Welcome to the Working for the Mandroid stop on Cecil Castelluci's blog tour for the upcoming Tin Star! It comes out next Tuesday, February 25, and it's the story of a girl abandoned and left for dead on an out-of-the-way spacestation in a universe where humans are considered a lesser species. Her publisher has been kind enough to supply us with a hard copy of Tin Star for one lucky WFTM winner. If you'd like to see the rest of the stops on the tour, visit Macmillan's blog for a full schedule.
We are happy to have Ms. Castelluci stop by to discuss her thoughts on science fiction and alien inspirations and why she might ask an alien if she ever met one.
On Her Sci Fi Inspirations:
When I was growing up Star Trek was always watched when it was on and Star Wars was seen multiple times in movie theaters. My mom actually used to drop me off on Saturday's at the first showing of Empire Strikes Back and I would sit there all day, watching it over and over again till she'd pick me up at the end of the day. I know that movie by heart. Of course those are my classic go to's when I think about science fiction, but there was also the constant re-reading of Dune and The Tripod Trilogy. The discovery of James Tiptree, Jr. The Man Who Fell to Earth. E.T. Close Encounters. If it had a space ship in it or an alien then it was inspiring to me.
On What Inspired the Aliens in Tin Star:
I didn't want to overwhelm a reader of my book with too many descriptions so my feeling was that if you got to know some aliens and you got to know Tula and how she interacts with them, then you would get to know the aliens. Once you knew that, then I figured as a reader would understand how isolated she really is. I would say that with the aliens in Tin Star that I started with their hearts before their bodies. I knew who they were before I knew what they looked like. It's like their voice came to me and through their speech and their actions I could build their physicality out from there. Heckleck who is a Hort, is verbal, smart and calculating. I also knew that he should be scary looking to a human and very alien since he's the first one that Tula really meets. I thought that an insect-like creature would suit Heckleck's character best. When it came to Tournour, who is a Loor, I wanted him to have something external that sort of betrayed his emotions. Something that spoke for him when he wasn't speaking. I also wanted him to be different enough from human, but also have something familiar. So they are long limbed bipeds with antenna and a triangular patch of colored skin between their eyes, which are closest to human looking eyes that Tula has seen out in the galaxy. Then there is Thado, who works in the arboretum and who I imagine is a slow sort of being, one who swims through the trees that he cares for. I see him as a very large alien. In my mind, he's like a large aquatic creature with a blowhole whispering in low tones to the trees. So large that he's kind of comfort to them, with a deep voice that calms the flowers and soothes the air around the flora and fauna. So, for me, for these aliens, I worked inside out.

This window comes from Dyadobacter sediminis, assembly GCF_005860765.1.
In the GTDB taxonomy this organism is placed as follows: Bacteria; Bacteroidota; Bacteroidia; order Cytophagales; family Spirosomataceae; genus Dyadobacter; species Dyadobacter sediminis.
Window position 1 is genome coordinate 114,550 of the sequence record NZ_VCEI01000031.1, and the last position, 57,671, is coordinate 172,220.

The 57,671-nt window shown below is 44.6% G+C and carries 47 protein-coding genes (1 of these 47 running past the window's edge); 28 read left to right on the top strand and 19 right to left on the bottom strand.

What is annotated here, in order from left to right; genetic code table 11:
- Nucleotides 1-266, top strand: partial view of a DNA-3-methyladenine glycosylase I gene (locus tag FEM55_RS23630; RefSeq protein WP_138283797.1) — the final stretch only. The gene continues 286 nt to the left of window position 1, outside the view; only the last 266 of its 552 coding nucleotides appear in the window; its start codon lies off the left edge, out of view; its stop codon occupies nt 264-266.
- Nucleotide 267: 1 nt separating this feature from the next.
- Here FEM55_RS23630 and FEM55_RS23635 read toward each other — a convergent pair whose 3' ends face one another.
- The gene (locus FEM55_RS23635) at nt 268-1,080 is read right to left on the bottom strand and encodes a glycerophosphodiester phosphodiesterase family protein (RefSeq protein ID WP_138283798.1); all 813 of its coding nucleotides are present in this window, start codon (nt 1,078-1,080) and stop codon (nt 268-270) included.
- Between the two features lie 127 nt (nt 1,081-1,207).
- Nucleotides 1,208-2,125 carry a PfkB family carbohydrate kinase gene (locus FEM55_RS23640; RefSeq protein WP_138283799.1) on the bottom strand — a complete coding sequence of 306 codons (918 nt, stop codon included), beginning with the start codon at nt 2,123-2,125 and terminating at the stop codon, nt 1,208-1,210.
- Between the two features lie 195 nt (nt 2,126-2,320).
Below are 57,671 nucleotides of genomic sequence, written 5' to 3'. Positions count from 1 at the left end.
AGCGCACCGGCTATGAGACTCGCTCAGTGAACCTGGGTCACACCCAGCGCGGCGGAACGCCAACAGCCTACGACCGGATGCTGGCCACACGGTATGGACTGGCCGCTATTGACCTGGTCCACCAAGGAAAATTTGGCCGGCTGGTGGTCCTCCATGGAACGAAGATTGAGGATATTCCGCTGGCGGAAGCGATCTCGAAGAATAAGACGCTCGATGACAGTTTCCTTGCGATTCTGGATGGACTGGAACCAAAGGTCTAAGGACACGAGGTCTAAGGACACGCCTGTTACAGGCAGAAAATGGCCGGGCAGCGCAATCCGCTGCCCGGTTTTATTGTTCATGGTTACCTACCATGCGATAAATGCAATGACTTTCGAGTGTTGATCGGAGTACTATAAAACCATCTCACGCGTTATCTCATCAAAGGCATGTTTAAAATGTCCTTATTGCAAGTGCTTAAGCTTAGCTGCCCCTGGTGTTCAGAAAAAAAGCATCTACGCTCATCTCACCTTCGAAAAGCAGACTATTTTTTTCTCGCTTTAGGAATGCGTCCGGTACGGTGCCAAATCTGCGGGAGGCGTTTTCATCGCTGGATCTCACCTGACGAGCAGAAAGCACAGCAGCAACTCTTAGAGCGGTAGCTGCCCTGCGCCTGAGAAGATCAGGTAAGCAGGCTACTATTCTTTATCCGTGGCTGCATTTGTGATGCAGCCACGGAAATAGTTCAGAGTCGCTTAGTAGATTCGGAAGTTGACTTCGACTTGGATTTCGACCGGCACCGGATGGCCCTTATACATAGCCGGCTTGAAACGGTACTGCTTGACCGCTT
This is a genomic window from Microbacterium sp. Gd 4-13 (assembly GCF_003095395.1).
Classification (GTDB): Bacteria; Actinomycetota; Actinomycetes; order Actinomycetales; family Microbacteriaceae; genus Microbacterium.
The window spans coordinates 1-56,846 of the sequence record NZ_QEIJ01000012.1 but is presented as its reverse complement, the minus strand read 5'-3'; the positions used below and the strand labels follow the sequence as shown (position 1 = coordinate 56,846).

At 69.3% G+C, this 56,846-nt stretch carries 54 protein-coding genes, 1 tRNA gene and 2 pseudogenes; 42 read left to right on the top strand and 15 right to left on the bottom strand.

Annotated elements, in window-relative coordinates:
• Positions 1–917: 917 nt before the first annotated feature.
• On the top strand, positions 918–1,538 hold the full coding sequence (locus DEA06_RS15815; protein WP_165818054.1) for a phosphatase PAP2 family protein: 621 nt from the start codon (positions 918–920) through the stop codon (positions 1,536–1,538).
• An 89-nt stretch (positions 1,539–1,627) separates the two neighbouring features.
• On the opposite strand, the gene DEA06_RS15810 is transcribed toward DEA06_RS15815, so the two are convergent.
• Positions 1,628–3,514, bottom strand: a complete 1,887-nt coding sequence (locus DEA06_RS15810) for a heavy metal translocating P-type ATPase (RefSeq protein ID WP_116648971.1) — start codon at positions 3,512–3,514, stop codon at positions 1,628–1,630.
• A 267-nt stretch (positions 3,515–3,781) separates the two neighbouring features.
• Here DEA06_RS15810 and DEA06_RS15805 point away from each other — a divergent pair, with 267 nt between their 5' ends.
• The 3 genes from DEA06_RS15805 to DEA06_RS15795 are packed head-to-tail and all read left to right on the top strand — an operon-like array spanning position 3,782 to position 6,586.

About Alien Chit Chat:
If I were to ever meet an alien, I would have lots to ask. I mean, first I'd be interested in their voyage. What stars did you see? What planets were your favorite? How comfortable were your quarters on your space ship? Was it a bumpy ride? Can I come over? What does art look like on your planet? Wanna go to the movies? Have you come in peace? Do you like chocolate? What is that thing? Where are your eyeballs? I figure they would ask me the same kinds of things.
Thanks to Macmillan and Roaring Brook Press, we have one hard cover copy of Cecil's new book, Tin Star, to give away to a lucky reader. The contest is open to those with mailing addresses in the US and Canada. It runs through the end of the blog tour, so it ends a 12:01 am CST on March 1. Good luck!
About the Book
On their way to start a new life, Tula and her family travel on the Prairie Rose, a colony ship headed to a planet in the outer reaches of the galaxy. All is going well until the ship makes a stop at a remote space station, the Yertina Feray, and the colonist's leader, Brother Blue, beats Tula within an inch of her life. An alien, Heckleck, saves her and teaches her the ways of life on the space station.
When three humans crash land onto the station, Tula's desire for escape becomes irresistible, and her desire for companionship becomes unavoidable. But just as Tula begins to concoct a plan to get off the space station and kill Brother Blue, everything goes awry, and suddenly romance is the farthest thing from her mind.
About the Author:
Cecil Castellucci is the author of books and graphic novels for young adults including Boy Proof, The Plain Janes, First Day on Earth, The Year of the Beasts and Odd Duck. Her picture book, Grandma’s Gloves, won the California Book Award Gold Medal. Her short stories have been published in Strange Horizons, YARN, Tor.com, and various anthologies including, Teeth, After and Interfictions 2. She is the YA editor of the Los Angeles Review of Books, Children’s Correspondence Coordinator for The Rumpus and a two time Macdowell Fellow. She lives in Los Angeles.